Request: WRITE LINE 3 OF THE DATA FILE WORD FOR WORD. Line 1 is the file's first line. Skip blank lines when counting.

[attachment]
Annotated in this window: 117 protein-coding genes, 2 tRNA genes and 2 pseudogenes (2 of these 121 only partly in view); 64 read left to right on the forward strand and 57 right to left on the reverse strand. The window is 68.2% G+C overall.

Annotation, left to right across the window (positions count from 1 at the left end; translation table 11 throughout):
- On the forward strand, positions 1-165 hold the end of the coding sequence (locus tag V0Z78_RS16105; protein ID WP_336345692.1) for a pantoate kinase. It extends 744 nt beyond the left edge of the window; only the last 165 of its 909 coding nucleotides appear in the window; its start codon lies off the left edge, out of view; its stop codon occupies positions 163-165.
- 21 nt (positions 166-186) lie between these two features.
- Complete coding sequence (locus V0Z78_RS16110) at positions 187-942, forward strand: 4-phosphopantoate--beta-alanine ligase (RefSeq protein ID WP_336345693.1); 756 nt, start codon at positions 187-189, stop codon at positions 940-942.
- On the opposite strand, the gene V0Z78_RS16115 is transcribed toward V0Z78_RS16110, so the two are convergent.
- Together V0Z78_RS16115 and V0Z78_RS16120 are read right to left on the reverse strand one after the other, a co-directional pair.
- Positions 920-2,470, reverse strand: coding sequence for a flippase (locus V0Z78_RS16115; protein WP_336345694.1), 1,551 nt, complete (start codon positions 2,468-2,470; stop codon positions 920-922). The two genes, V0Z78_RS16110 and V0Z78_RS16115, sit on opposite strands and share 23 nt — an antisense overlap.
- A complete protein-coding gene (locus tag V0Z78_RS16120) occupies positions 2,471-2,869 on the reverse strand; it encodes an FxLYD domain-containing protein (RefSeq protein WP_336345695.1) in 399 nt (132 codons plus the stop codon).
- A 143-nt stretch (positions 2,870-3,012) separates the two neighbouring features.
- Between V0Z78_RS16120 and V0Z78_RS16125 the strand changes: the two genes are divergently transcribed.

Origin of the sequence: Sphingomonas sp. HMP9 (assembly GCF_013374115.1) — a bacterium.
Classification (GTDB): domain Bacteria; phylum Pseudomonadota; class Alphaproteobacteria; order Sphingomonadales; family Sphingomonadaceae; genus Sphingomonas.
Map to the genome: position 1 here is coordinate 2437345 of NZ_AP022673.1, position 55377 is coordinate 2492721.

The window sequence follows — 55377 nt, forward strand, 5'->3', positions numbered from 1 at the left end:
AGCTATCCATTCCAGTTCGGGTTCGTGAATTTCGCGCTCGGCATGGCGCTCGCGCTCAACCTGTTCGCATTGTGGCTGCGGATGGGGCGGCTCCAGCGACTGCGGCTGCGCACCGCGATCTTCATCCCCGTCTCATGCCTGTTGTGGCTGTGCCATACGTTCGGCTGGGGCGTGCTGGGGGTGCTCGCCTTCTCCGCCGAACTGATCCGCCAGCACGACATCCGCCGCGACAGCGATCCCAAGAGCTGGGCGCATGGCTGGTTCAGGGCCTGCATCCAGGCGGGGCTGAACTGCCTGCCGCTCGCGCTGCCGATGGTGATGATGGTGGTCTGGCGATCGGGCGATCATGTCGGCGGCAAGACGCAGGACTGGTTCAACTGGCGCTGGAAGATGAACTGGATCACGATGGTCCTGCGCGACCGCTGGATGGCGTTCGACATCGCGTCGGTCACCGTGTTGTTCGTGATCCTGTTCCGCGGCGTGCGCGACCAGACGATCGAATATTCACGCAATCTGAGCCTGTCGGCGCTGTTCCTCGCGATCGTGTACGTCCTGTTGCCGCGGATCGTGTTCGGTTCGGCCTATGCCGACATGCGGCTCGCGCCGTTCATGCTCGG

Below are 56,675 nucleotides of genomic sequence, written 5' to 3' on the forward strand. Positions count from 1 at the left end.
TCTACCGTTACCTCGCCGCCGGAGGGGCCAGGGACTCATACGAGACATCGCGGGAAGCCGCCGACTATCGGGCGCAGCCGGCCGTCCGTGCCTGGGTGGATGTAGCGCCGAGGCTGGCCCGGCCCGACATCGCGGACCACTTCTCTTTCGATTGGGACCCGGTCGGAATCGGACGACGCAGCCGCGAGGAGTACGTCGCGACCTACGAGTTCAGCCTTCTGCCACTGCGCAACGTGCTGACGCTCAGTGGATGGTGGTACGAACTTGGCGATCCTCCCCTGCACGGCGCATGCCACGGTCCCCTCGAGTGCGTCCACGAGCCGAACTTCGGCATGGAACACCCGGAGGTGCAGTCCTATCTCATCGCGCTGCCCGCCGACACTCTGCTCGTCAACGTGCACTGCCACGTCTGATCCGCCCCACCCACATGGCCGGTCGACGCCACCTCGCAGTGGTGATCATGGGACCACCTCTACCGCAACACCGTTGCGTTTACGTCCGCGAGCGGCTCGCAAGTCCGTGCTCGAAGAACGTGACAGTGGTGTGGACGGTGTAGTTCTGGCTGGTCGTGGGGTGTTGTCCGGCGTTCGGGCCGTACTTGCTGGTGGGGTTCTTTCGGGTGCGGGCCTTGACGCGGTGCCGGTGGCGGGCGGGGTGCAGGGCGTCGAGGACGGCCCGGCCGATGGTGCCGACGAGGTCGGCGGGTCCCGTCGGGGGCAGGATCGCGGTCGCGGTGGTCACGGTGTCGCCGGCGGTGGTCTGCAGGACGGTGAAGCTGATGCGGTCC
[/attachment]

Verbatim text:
- On the forward strand, positions 1-165 hold the end of the coding sequence (locus tag V0Z78_RS16105; protein ID WP_336345692.1) for a pantoate kinase. It extends 744 nt beyond the left edge of the window; only the last 165 of its 909 coding nucleotides appear in the window; its start codon lies off the left edge, out of view; its stop codon occupies positions 163-165.